The withdrawal of the Peace app from the Apple App Store last week has attracted significant attention from the media with one reporter describing online ads as equivalent to junk direct mail. This comparison is completely unjustified and wrong.
Yes, junk mail in its hey day irritated many consumers / home owners. However, the catalogues clogging up letterboxes which generated the term “junk mail” was one of the best ways at the time to reach out to consumers, particularly for local retailers and there was always a percentage of people who appreciated them.
What it spawned was the common sight of NO JUNK MAIL signs on the letterboxes sitting in the front of many homes. The deliverers of mass marketing unaddressed “letterbox” drops complied with this.
However, it could not – and did not – stop “addressed” Direct Mail from getting delivered. The Post Office had an obligation to deliver this … and it did.
And that was great as there was often something special about Direct Mail. Most people would always open this mail and many would even save the stamps and add them to their stamp collection, especially if it came from offshore.
Yes, some of this Direct Mail would have been deemed to be junk and would quickly find it’s way into your wastepaper bin.
However, a lot of it was also relevant as the lists used were typically very targeted. They had to be as the cost of sending out a mail piece was typically $0.50 or more. Today, the cost in some countries is up to $1.00 / unit. (Unaddressed letterbox mail by comparison would cost less than 5 cents a unit.)
Because of the costs involved, the number of scammers and outright junk mail mailers was very small. In fact, I worked in the lettershop business in Australia for about five years during the late 80’s / early 90’s and I never encountered a scam bulk mailer.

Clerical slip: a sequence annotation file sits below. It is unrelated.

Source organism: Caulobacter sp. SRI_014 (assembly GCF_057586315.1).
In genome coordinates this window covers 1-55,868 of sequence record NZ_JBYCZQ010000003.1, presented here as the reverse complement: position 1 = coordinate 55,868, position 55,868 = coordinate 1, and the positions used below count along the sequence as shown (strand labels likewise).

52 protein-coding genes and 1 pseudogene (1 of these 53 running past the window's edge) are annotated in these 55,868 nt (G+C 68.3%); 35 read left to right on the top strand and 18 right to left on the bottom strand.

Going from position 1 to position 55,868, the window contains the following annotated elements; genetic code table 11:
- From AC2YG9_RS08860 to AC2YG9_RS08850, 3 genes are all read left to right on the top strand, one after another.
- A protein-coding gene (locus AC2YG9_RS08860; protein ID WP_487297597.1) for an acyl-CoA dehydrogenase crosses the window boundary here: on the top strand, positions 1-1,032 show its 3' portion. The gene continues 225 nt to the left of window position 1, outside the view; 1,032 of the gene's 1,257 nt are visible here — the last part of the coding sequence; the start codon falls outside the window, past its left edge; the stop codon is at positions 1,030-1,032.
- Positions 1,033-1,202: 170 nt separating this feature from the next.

Digital Ads Are Different
As outlined in The Internet is a LIAR, the digital world is completely different.
There are companies who send out 70 million “junk” emails a day to any list they can get their hands on, totally un-targeted ads coming up at you all the time when browsing (look no further than your Facebook feed for examples), many ads are geared purely to getting you to click through and provide your personal details, and online scams abound everywhere.
This is all because the Internet allows anyone to reach out to thousands, even millions, for pennies … and often for free.
Nowadays EVERY ONE of us propogates the concept of “junk” in some way – e.g. a selfie, a social media post, a blog post, an email, etc which the recipients have not requested or have no interest in.
Sure, it’s up to the individual to decide whether to look at what comes through when online – and that applied to the stuff in your letterbox as well. The volume today is just 1,000’s of times greater, particularly if you spend a lot of time online.
Yes, digital ads can slow down loading of a site, and can be intrusive.
However, blocking them is no big deal as Ad Blockers have been available for laptops and desktops for ages – there are over 200 million downloads of the AdBlock extension in the Chrome Web Store alone. What Apple have done with opening up the option for their devices is simply about giving people a choice.
Likewise, the withdrawal of the Peace app is simply a decision made by the developer to run with his conscience on this matter and so it’s no different to how we as individuals respond to using such apps / extensions.
Journos who try to draw comparisons between direct mail and online marketing should get their facts straight.
Just remember that no matter how convenient it may be to do everything online, there is still something special about opening a direct mail piece and reading a hard copy magazine or newspaper. When you do, YOU become the ad blocker … and I am sure you will do a great job!